Why the Current Court Process would Benefit from Reform to Reduce the Impact and Stress on Children of Separated CouplesSunday, November 1st, 2009 by Simon Bethel
Children’s Needs Are Paramount.
If one takes, as an overriding premise, that the interests of children are paramount when their parents separate, there seems little argument that the court process requires modification from the position it has found itself in over the course of the last decade or two. This brief note explores what the current issues are, and when and in what form the cavalry may arrive.
The Children Act 1989 fundamentally altered the landscape upon which private law proceedings - which is my area of specialty, and excludes, for example, care and adoption work - were conducted. The opening section of that statute stipulates when a court determines any question with respect to the upbringing of a child that: The child’s welfare should be the court’s paramount consideration.
That is an utterly laudable aim, and whilst it may have taken practitioners and judges some time to become properly acquainted with that concept, in my experience the practice of private law involving children has improved incrementally over the last fifteen years or so. However, there remains conflict within the system, and we are as a profession far from resolving all of the difficulties that exist.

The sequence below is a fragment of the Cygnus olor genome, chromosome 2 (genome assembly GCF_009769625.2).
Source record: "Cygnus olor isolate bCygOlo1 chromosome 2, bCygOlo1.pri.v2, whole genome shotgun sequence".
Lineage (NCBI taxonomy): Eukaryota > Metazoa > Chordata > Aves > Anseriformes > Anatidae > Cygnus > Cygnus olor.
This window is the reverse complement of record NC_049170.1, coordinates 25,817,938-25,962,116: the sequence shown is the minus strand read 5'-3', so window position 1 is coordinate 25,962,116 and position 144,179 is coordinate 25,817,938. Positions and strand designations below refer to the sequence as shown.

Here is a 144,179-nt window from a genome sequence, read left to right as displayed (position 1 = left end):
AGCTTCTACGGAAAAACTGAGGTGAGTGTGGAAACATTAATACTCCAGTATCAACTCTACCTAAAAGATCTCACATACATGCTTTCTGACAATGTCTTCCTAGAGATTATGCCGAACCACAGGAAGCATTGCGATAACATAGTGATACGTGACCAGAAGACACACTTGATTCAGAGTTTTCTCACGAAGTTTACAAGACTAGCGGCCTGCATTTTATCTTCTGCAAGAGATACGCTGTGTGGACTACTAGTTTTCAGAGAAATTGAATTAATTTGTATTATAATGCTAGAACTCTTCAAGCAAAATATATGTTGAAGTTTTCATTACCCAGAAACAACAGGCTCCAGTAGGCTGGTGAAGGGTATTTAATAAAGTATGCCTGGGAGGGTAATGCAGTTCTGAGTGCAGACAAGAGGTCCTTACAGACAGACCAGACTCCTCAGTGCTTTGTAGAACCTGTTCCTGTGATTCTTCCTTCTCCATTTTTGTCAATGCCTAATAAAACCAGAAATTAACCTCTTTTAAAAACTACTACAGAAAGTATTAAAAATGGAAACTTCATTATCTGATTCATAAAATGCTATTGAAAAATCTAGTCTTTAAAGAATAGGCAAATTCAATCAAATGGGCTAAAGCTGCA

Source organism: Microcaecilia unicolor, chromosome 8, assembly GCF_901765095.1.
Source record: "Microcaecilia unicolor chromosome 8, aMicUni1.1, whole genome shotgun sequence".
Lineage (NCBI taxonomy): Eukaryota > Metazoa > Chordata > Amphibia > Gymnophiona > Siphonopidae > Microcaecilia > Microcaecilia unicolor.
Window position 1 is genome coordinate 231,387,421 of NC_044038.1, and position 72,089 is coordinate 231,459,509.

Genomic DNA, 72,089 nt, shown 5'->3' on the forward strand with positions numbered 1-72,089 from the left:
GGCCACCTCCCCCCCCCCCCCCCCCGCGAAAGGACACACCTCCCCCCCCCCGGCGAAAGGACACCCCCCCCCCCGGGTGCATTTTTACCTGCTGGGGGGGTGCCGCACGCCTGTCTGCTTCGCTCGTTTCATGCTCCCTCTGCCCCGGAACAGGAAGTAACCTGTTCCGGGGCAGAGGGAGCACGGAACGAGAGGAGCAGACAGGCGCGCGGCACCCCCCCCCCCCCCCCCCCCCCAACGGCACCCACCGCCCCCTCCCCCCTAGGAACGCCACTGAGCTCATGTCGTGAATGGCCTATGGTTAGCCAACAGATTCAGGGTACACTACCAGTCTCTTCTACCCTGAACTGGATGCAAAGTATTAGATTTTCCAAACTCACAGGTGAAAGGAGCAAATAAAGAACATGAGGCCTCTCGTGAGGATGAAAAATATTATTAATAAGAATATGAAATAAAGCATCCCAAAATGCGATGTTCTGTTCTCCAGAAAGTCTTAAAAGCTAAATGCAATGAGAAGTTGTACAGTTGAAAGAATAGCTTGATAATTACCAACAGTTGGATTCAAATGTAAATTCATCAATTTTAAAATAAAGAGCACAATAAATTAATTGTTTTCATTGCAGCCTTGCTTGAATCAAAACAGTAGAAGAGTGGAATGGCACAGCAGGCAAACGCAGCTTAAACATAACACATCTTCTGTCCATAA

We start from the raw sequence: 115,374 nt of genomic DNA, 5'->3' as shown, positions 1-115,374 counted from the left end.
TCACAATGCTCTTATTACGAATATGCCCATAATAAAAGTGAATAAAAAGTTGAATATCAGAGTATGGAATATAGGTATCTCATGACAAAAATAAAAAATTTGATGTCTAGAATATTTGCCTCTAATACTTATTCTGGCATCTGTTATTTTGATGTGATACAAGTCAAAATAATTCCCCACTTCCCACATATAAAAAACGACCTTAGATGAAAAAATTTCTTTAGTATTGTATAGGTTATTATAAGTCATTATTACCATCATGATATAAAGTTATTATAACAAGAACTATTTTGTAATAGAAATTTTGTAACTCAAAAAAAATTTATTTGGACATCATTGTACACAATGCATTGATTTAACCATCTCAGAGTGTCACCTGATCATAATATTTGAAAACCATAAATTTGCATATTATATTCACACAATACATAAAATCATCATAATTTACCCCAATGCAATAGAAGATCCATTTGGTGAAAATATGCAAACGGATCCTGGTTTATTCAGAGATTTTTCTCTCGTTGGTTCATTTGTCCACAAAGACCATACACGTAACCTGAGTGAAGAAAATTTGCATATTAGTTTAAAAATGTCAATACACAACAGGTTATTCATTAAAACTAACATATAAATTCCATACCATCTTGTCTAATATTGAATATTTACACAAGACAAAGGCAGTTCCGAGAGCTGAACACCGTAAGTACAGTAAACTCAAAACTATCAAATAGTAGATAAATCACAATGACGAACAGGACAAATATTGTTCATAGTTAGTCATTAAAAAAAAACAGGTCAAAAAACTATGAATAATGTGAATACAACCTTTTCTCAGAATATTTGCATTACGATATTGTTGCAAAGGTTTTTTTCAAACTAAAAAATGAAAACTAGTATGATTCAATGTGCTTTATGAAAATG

The Systemic Creation of Conflict
At present we have a fault-based divorce system. If spouses have not been separated for two years then one must blame the other to achieve a divorce. That places spouses in opposition at the outset, and if they are parents it simply cannot assist future cooperation over their children. It simply does not provide any foundation for doing so, not least when the petitioning party on divorce has to lodge with their petition a statement of existing and future arrangements for any children. Often produced at a time of high emotion and parental conflict, that document of itself can lead to further argument and discord.
Health and legal professionals alike now appear to recognise the myriad benefits for separating parties in supporting those individuals at the point of separation, both for themselves and their children. One might consider it odd, therefore, that, in spite of a relative lack of insight at the time, the government of the day proposed a no-fault divorce system which entered the statute books on 4 July 1996. It is of great regret to many family lawyers that this provision has never been brought into law by way of statutory instrument.
If parties that separate or divorce are not actively and positively supported around the time of their separation - or worse, if they are pushed into conflict by constructing a divorce document blaming the other for all of life’s ills - it is very difficult to turn the clock back once the proverbial horse has bolted: it is hard to undo what may already have been done. Frequently this downward spiral descends into further acrimony.
Support Needs for Both Parents and Children
Adults, of course, are better equipped to look after themselves than children, who at this time perhaps more than ever require support, love and structure from their parents. In particular, what children do not need is a barrage of criticism directed by one parent about the other. Whatever the rights or wrongs may be of any family’s personal circumstances, these parents will remain an integral part of their children’s lives moving forward.